Jack Lemmon is triumphant as Felix Unger, a nagging, needling mass of psychoses in one of his most memorable performances. Walter Matthau had won a Tony Award for his stage performance, and he brings his Oscar Madison to the screen with all his expected expertise, the hundreds of performances as Oscar he had given prior to the film version not causing the least bit of staleness to have set in. The male poker-playing ensemble (John Fiedler, Herb Edelman, David Sheiner, Larry Haines) seem to breathe their roles; they’re as believable and authentic as one could wish. Carole Shelley and Monica Evans repeat their stage roles as the twittering Pigeon sisters delightfully.
The film has been framed at 2.35:1 and is anamorphically enhanced for widescreen televisions. For most of the film, the image is spectacular, one of the best standard definition transfers possible with the current technology. Only an occasional dust speck and a single hair mar an otherwise exceptional image with rich, tanned flesh tones and very good black levels. Compared to the 2000 DVD release, this new edition is a vast improvement. The picture is much brighter, the color is richer, and the encoding is much more solid with none of the artifacting distractions like jaggies present in the new transfer. The film has been divided into 16 chapters.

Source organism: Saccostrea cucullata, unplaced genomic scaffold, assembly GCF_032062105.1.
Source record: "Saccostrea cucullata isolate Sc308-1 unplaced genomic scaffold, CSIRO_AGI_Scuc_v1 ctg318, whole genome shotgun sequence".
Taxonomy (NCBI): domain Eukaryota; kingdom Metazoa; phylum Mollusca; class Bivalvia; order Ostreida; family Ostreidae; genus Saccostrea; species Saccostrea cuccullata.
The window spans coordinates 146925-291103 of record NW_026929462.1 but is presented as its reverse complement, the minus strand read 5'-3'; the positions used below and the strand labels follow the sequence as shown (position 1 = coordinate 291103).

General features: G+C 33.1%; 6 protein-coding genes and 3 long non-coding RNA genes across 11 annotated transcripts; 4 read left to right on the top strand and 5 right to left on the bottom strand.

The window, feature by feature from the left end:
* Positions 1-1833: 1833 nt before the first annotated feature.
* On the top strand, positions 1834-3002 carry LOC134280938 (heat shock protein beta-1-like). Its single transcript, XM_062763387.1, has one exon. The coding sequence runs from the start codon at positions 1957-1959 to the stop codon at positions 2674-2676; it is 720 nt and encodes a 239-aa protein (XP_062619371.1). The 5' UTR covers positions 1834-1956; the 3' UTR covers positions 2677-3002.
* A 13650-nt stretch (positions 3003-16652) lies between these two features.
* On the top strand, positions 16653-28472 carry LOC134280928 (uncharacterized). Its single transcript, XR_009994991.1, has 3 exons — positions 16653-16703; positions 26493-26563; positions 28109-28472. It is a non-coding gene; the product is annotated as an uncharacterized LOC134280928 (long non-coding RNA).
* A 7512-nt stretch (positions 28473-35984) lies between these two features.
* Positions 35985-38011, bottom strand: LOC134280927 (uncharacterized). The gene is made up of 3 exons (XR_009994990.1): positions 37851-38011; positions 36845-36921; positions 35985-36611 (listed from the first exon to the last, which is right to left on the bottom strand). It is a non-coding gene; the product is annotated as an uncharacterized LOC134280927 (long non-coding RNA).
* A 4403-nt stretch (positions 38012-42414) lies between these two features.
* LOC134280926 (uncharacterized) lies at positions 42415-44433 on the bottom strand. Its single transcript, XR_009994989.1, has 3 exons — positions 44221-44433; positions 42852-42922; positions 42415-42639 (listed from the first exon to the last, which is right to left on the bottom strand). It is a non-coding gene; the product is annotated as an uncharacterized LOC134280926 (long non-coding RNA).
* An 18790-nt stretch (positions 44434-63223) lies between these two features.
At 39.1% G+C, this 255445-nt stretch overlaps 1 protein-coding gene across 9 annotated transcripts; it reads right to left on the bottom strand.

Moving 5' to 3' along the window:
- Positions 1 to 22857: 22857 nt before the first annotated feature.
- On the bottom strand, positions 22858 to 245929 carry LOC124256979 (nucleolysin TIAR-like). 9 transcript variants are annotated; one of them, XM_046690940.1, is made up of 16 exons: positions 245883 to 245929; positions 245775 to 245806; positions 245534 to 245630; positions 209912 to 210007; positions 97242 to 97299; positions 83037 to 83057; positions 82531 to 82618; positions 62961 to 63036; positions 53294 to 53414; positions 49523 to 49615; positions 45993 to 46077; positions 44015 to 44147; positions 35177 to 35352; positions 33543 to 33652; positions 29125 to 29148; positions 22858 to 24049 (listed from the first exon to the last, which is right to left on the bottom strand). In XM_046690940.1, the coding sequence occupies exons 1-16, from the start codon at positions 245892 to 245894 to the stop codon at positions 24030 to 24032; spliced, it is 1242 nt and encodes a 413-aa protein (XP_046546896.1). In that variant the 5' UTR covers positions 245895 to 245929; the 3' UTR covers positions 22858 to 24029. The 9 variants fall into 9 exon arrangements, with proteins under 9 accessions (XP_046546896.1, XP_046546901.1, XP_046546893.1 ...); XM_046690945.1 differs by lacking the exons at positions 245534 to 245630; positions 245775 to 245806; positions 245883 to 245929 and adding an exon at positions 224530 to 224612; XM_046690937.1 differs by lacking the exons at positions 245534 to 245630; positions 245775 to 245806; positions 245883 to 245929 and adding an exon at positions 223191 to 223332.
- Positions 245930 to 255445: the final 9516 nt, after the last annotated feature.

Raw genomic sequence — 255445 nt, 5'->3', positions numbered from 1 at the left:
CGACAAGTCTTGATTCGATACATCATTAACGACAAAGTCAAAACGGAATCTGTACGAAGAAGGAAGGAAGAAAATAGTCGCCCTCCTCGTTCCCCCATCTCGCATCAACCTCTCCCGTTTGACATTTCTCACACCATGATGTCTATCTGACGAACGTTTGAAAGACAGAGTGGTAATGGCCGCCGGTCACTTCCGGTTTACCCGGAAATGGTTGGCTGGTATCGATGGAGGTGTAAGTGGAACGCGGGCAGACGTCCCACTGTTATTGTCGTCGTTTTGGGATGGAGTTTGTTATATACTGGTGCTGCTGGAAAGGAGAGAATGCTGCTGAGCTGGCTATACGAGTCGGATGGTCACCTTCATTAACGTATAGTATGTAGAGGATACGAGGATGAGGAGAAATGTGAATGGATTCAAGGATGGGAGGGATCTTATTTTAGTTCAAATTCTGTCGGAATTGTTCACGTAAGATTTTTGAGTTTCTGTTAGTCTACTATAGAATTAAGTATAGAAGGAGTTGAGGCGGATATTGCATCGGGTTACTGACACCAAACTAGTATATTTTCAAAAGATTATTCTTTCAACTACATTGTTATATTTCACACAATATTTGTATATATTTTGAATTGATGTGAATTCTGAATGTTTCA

The Dolby Digital 5.1 audio track is very front centric and mostly center channel-specific. As there is a great deal of talking, the necessity for a clear center channel encoding is important, and this new DVD provides that. Neal Hefti’s highly identifiable score gets channeled into the surrounds, but the rears are only barely used for ambiance.
Chris Lemmon and Charlie Matthau, sons of the film’s celebrated stars, provide a patchy start-and-stop audio commentary. Bursting with pride about their fathers and their decades-long friendship, the two men don’t do much commenting specifically on The Odd Couple (other than constant praise for what they’re watching and enjoying). Most of their anecdotes are personal in nature and while interesting, don’t add much tangible information about the production of the film. What information that is imparted is also mentioned in the bonus featurettes making this track only a mild reminiscence at best.
The majority of the bonus features are contained on disc two in the set.